A glorious estate where everything transcends the ordinary, Graylyn is a place rich with history and a reputation for satisfying guests. A unique blend of old world
charm, innovative technology, and a personal touch, Graylyn promises to create a memorable experience.
Captains of the industry in the 1920s were leaving their grand homes in the city centers of America and heading for the nearby countryside to build even grander estates. In 1925, Nathalie Lyons Gray purchased eighty-seven acres of pasture land and cornfields from R.J. Reynolds, Inc. Nathalie and her husband, Bowman, set out to build the home of their dreams. With nearly 60 rooms and 46,000 square feet, Graylyn had emerged as one of the largest private homes in North Carolina.
Remarkable interior styling and details are a hallmark of Graylyn. The Gray family employed artisans and craftsman from across the United States in order to make their home a masterpiece in and of itself. The Manor House showcased an imported fifteenth-century French carved doorway, custom ironwork, hand painted tile motifs, and rare Louis XV paneling imported from Paris. Guest and family accommodations were equally impressive. Each of the original bedrooms on the second floor had private baths. Amenities were very lavish and truly unique for their time. Gold-plated fixtures, solid marble tubs, heated towel racks, built-in scales and shower with 17 shower heads were what made Graylyn “the showplace of the city.”
The Grays’ attention to the elaborate design of the home extended to the intricate networks of pipes and wires. The home is wired with over 160,000 linear feet of copper wiring with water and steam lines made of solid brass. Graylyn also boasted an original telephone system consisting of fifty outlets and a radio system, which channeled high fidelity entertainment to the major living areas of the house. A floodlight system controlled from the main building aided in the security efforts of the watchmen. Such luxuries were at the cutting edge of technology for the 1930s. Today, the owners continue their commitment to technology by continuously improving systems to modern day standards.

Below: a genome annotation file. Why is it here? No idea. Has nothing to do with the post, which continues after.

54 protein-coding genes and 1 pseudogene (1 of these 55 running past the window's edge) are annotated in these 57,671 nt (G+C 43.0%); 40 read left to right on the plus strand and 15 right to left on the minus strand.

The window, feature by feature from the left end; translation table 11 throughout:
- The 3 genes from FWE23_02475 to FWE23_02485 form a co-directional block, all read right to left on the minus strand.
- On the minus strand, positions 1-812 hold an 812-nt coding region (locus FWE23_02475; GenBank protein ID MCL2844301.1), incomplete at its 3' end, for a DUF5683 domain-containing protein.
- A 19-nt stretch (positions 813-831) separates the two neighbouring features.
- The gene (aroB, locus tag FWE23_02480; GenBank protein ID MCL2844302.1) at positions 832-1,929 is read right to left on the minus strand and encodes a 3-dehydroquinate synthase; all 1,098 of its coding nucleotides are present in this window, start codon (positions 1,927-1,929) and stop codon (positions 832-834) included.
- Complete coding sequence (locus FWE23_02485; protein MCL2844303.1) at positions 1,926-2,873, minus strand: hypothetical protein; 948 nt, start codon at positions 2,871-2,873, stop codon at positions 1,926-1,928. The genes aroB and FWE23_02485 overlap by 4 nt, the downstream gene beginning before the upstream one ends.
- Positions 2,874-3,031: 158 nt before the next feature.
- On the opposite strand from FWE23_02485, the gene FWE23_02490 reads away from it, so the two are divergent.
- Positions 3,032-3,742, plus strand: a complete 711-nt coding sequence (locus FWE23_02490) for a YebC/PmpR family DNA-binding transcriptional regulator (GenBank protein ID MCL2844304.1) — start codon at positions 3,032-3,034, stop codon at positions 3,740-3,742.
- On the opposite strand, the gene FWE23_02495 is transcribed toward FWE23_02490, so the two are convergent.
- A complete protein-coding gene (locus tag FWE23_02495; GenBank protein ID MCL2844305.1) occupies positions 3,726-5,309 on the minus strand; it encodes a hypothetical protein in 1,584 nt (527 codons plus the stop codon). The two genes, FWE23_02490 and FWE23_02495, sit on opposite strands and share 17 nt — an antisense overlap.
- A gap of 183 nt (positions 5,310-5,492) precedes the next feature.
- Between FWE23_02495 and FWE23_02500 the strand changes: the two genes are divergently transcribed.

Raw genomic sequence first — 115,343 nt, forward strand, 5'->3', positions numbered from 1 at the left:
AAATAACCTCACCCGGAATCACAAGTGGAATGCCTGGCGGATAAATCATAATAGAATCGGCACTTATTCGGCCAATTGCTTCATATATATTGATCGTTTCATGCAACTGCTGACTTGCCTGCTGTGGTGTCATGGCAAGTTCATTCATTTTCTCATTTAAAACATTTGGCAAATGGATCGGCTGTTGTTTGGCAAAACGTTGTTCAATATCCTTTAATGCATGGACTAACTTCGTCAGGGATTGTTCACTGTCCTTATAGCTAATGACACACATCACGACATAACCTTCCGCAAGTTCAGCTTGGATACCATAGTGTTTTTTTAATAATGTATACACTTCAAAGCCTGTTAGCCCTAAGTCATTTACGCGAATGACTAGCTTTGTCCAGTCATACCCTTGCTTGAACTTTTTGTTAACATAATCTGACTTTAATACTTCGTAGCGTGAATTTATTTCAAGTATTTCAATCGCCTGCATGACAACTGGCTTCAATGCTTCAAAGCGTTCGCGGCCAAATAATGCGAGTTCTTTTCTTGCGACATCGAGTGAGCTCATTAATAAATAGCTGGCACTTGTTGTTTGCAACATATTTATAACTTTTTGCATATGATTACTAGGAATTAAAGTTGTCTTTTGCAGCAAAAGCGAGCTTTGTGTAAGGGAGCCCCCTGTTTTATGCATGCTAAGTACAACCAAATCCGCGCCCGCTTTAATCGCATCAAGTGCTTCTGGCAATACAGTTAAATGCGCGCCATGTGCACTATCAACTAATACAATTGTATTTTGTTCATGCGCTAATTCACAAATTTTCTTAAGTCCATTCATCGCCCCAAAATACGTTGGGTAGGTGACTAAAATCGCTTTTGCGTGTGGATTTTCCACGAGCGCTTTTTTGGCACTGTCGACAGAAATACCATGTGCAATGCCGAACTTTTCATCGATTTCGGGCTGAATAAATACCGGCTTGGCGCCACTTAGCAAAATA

The Grays moved into the completed house in 1932. After Mr. Gray’s death in 1935, Mrs. Gray lived in the house until 1937, and each son lived on the estate for the first years of marriage. In 1938, Mrs. Gray married Benjamin Bernard, and she lived in the guest cottage, now called Bernard Cottage, until her death in 1961. In 1946, Mrs. Gray and the sons gave the estate to the Wake Forest School of Medicine. It was first used as a psychiatric hospital from 1947 until 1959, and then for academic programs. In 1972, Gordon Gray bought Graylyn back from the medical school and on the same day, donated it to Wake Forest University. Through the years, the home and land have had many uses including university programs and community service.
On June 22, 1980, a fire started on the third floor of the house during a performance on the lawn by the Winston-Salem Symphony. An audience of nearly 7,000 watched as the third floor of the unoccupied manor house was destroyed and the roof was extensively damaged. The first and second floors experienced smoke and water damage as well. The following day, then President James Ralph Scales, speaking for the university announced, “Graylyn will be rebuilt.” The Wake Forest University Board of Trustees and administration, with the support of the Gray family and other community leaders, decided to restore the house to its original appearance and to use the home as an educational conference center.
Edwin Bouldin Jr., the architect who had restored the nearby Reynolda Village for the university, was commissioned to direct the four-year Graylyn project. The conference center officially opened on January 1, 1984. Several different management companies have managed Graylyn during its time as a conference center. In July 2001, Wake Forest University assumed management of its property and has since provided essential funds for the properties continuous maintenance and restoration.